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Home / Focus / Women in Government Feb. 2008 / No limitations for this supervisor

No limitations for this supervisor

Sup. Sandie Smith initially ran for the Pinal County Supervisor at the behest of the community

Sandie Smith, Pinal County’s first woman to be elected to the Board of Supervisors, says any woman’s success, whether in government or not, lies in the existence of a strong mentor.
Smith says her mentor has always been her husband Thomas. Married for 46 years, she says he was the first person who didn’t put limitations on her abilities.
“He never put boundaries around me. He never asked if I could do something, only if I wanted to do something,” Smith says, “and there is a difference in that.”
But Smith says the limitations she has felt have never had any relation to her gender.
“Never at this job or any other have limitations been put on me because I am a woman,” Smith says.
Limitations come only from one’s self, and a person’s gender is only a restriction if that person believes it to be, she says.
“If you believe that being a woman is a handicap then that limitation will always be there,” Smith says, “but if you walk into a meeting and you know that you are one of the votes and your vote is just as important as anyone else’s and your opinion is just as important as anyone else’s, then being a woman will never be a limitation.”
Battling for self-esteem
For Smith, the limitations had more to do with her up-bringing.  Growing up in Colorado, the oldest child in a farming family, Smith’s childhood was rough.
“I really didn’t have all that much self-confidence,” Smith says. “My mother was an alcoholic, so we moved a lot to stay ahead of the creditors, and my brother got in trouble with the law a lot. So, my goal in life was to be able to pay my own rent.”
After the death of her father, Smith and her mother and younger brother moved to Arizona. After moving around the Valley, Smith met her husband and settled in Apache Junction to rear their three children.
In 1986, after years of running several of her own businesses and serving as the president of the Apache Junction Chamber of Commerce, Smith was elected to the governing board of the Apache Junction Unified School District.
It was while serving on the school board that Smith really began to learn about the role government plays in society.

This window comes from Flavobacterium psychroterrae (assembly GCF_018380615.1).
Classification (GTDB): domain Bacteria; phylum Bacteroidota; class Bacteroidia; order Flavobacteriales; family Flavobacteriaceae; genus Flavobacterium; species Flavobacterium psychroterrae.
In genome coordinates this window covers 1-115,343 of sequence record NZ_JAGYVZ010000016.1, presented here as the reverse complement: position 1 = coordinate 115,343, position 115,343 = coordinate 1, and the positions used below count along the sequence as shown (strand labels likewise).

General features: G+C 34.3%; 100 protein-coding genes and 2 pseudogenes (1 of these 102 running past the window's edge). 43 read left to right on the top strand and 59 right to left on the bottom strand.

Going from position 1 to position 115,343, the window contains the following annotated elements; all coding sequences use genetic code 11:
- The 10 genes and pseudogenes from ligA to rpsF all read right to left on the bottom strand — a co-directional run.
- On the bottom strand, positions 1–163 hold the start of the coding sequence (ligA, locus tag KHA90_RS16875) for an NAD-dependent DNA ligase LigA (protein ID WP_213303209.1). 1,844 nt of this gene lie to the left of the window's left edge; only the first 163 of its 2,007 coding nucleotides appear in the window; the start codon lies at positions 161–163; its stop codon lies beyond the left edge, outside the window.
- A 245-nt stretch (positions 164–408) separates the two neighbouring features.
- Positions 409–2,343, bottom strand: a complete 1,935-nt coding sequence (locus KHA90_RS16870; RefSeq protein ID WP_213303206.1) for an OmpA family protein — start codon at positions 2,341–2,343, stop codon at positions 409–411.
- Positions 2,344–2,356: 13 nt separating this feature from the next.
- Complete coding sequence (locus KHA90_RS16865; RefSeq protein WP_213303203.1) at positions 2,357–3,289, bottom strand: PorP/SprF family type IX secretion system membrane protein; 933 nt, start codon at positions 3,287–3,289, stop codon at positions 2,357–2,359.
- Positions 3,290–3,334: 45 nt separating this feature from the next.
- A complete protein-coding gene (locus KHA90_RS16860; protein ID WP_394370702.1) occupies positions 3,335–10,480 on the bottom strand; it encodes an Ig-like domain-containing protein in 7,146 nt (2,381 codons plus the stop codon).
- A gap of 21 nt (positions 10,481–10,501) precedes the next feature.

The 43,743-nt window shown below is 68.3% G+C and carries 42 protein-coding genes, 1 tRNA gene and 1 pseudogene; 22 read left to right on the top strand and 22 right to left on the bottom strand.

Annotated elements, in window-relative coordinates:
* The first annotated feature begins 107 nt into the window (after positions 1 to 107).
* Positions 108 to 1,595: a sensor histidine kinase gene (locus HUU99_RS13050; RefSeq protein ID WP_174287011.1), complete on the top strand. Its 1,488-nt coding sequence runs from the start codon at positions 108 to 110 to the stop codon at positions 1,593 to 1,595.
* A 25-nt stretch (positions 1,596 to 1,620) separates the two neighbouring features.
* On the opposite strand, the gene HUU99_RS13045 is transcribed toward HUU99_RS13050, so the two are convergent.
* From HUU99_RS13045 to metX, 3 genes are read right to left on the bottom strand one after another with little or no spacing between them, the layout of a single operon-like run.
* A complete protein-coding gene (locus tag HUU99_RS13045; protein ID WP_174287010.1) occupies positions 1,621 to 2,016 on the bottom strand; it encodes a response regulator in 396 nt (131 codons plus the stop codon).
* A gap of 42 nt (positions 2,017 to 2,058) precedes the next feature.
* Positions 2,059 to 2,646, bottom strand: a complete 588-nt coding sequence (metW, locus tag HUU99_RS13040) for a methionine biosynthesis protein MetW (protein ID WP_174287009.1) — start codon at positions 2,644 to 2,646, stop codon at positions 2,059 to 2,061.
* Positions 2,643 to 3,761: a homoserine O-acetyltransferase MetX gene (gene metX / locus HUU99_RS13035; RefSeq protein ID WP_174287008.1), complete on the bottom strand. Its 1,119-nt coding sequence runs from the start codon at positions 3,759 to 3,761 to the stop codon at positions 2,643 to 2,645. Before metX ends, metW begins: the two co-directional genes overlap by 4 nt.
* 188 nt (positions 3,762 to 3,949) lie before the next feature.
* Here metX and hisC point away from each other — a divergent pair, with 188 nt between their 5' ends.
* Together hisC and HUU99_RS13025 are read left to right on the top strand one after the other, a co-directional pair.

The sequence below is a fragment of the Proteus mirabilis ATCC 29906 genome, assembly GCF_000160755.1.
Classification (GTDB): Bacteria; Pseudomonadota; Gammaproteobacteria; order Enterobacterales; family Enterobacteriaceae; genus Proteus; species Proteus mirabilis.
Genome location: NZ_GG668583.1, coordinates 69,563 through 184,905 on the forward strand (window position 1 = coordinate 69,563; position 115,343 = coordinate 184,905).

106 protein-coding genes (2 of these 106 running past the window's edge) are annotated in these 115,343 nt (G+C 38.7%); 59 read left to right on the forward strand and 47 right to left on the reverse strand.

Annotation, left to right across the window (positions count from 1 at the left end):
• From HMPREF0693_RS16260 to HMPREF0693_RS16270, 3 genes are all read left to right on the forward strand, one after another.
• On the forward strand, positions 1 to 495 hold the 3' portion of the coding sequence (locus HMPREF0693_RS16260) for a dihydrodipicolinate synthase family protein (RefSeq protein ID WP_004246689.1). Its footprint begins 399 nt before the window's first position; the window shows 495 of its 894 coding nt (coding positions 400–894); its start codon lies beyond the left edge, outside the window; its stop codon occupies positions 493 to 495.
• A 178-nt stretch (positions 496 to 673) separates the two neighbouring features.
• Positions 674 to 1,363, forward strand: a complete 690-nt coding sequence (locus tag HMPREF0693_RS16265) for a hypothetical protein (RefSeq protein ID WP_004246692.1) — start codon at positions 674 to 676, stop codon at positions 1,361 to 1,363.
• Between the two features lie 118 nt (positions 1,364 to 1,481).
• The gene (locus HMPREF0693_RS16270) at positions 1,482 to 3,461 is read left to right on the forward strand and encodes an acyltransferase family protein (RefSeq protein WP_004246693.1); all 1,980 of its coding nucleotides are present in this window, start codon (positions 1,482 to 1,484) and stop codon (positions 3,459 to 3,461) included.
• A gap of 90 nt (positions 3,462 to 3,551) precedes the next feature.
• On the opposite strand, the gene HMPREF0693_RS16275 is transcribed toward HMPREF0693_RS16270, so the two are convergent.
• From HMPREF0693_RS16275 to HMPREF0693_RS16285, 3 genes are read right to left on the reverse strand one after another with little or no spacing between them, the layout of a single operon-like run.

“I never even knew you could talk to those folks,” Smith says, “I didn’t even know there was someone to talk to.”
County ‘not ready for a woman board supervisor’
After serving on the school board for five years, Smith decided to run for the Pinal County Board of Supervisors at the persistent requests of the community.
Even while campaigning, Smith says she never faced opposition merely because she is a woman.
“I had been told that Pinal County was not ready for a woman board supervisor, but the county recorder at that time was a woman and I never had anyone refuse to sign my petition,” Smith says. “I learned that if you don’t worry about it, then that stuff doesn’t matter.”
Now in her sixth year of serving Pinal County, Smith says she has come to realize that, despite previous beliefs to the contrary, it is important that there is a woman serving on the board.
“It is good to have a different kind of viewpoint,” says Smith. “Women do have a different way of looking at things.”
But Smith says that while serving on the board there has never been a time when she felt her point of view was different than the others just because she was a woman.
“You never know when someone is coming at an issue if their point of view is because of their race or their gender or just part of their personality,” Smith says.
Smith said if a woman isn’t serving in a specific position, that’s doesn’t necessarily mean there should be.
Smith says the qualifications for her job don’t come as much from the government as they do for the constituents.
“For my job, the qualifications are being 18 years of age and a registered voter, but the voters expect more,” Smith says.
Open 24/7
In order to meet the expectations of her constituents, Smith tries to make sure she is always available to them.
“On all my cards or pamphlets I include all my numbers, even my home number, because things don’t always happen from nine to five,” Smith says.
Smith also says she spends more than 60 hours a week trying to research constituent issues.
“There are so many different ways things can be accomplished,” Smith says. “It is important for public servants to take and receive voter input.”
For personal reasons, Smith says she has decided not to run for re-election, but she has no intentions of ever truly retiring.
“I have no concrete plans but I still want to work on transportation and zoning issues,” she says.
Looking forward to the role of women in Arizona, Smith says the future is bright and she advises women to not let themselves be the reason they don’t succeed.
“Don’t blame your future on your past, just get out there and get it done,” she says. ?

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